Rural adjustment a threat to water reform

By Rob O’Brien
The National Water Initiative (NWI) does not do enough to support adjustment for rural communities affected by ongoing water reforms, according to the chair and chief executive of the National Water Commission.

Speaking at the National Water Summit in Sydney last week Ken Matthews said that as a document the National Water Initiative was thin on the issues of adjustment faced particularly rural communities.

“Communities feel that the social and economic interests of rural communities are not being taken into account as the processes of water reform take place,” Matthews told delegates.

“I’m not often critical of the National Water Initiative as a document but the National Water Initiative spares only one paragraph basically to the issue of adjustment, its says ‘if there are any adjustment issues come and talk to the feds about it’, and I think it’s much more important than that.”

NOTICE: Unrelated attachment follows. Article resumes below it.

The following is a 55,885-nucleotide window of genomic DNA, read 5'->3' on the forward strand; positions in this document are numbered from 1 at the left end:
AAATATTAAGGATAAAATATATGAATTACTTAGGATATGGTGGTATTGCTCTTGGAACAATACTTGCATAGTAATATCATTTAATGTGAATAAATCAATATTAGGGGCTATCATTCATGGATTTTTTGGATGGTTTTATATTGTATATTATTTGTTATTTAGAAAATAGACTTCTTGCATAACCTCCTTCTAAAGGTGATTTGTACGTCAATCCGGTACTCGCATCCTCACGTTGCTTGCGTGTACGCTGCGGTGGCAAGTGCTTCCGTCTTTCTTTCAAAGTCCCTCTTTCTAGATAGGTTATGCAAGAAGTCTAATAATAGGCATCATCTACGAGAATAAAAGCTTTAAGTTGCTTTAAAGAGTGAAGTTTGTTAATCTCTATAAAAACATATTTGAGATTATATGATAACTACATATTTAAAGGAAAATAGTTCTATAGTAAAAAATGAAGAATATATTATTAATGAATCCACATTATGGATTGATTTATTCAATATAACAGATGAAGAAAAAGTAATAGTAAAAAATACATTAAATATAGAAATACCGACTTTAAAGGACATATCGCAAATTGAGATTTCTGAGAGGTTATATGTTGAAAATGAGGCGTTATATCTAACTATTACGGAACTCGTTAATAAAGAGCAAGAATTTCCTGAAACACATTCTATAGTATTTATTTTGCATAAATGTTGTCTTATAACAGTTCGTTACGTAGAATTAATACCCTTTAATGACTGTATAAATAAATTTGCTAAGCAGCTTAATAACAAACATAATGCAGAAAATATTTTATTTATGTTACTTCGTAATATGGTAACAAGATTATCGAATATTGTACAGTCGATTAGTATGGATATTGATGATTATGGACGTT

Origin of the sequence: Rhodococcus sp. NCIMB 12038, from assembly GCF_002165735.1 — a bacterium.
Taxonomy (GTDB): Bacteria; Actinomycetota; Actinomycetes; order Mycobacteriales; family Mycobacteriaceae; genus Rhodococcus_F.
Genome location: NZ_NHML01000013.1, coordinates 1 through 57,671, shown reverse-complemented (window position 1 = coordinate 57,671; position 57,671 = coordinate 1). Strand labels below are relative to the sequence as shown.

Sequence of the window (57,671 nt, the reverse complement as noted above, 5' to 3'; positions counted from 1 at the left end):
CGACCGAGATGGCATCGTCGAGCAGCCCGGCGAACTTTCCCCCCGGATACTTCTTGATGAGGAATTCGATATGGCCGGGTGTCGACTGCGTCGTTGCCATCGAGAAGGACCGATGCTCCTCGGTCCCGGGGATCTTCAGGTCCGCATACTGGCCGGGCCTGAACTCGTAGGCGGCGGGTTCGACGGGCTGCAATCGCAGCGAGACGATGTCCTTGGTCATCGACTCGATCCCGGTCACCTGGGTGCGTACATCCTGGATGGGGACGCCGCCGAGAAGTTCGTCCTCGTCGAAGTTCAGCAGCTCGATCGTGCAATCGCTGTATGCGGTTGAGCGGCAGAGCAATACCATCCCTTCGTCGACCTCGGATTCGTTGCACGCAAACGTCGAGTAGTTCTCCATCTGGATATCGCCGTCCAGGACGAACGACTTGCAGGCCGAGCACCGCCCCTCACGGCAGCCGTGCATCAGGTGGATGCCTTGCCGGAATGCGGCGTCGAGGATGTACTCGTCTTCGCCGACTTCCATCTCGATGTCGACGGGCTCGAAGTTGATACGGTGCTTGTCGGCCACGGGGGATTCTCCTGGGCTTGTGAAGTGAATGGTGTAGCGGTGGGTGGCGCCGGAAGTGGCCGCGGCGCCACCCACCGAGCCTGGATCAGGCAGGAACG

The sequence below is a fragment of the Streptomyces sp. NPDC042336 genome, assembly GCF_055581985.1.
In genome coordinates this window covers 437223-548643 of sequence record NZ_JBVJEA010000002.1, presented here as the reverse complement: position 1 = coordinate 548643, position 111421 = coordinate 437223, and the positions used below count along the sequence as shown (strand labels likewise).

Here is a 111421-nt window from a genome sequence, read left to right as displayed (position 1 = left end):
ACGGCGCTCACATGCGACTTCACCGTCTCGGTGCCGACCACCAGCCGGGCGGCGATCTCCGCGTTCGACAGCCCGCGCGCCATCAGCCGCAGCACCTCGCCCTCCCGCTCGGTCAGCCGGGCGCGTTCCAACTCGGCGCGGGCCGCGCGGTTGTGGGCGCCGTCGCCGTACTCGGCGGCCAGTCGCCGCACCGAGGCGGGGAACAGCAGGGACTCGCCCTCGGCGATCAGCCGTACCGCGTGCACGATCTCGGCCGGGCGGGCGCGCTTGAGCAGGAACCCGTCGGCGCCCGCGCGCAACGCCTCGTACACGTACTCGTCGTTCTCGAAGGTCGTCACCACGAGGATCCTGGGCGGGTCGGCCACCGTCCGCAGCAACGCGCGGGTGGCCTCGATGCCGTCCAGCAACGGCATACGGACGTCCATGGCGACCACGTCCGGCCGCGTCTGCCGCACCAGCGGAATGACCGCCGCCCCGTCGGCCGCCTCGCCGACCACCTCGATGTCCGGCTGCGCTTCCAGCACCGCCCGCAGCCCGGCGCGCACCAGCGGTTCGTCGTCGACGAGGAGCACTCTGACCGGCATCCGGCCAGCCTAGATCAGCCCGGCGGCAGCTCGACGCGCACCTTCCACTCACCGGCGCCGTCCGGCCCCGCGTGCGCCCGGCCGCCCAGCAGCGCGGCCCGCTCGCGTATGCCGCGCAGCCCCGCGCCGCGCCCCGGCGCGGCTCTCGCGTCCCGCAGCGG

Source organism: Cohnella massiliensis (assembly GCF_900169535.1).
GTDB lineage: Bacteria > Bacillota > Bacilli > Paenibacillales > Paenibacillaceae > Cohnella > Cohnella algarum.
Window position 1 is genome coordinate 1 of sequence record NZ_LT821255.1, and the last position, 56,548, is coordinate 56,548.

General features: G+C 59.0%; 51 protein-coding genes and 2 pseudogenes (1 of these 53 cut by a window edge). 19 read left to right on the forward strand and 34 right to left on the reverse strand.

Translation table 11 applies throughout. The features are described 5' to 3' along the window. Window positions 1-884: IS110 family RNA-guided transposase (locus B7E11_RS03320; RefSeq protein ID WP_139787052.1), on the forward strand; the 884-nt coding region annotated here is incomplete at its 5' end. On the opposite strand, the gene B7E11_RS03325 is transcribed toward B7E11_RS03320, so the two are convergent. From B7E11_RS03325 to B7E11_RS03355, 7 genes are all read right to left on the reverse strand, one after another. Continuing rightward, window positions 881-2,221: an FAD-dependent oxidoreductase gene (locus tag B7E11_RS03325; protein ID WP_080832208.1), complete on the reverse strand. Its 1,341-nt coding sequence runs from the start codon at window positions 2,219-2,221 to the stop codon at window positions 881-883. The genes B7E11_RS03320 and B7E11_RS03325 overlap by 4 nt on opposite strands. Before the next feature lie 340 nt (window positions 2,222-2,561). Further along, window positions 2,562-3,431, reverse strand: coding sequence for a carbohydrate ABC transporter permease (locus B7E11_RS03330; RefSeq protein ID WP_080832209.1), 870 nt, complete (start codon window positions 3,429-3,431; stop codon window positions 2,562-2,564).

The National Water Initiative, which was signed by the Council of Australian Governments (COAG) in 2004, is Australia’s blueprint for water reform.

The documents represents a commitment by governments to increase the efficiency of Australia’s water use, leading to better investment and productivity, for rural and urban communities, and for the environment.

Matthews said that water reform would likely be jeopardised if adjustment was not properly addressed.

“At least the basic assistant programs are in place, but I think we’ve got a long way to go in lifting our national effort on adjustment,” he said.

“That’s not the only reason that water availability is changing – climate change as well forces adjustment in its own right on communities, but if communities feel the adjustment process is not being well handled that’s going to be a serious risk to the whole process of national water reform.”

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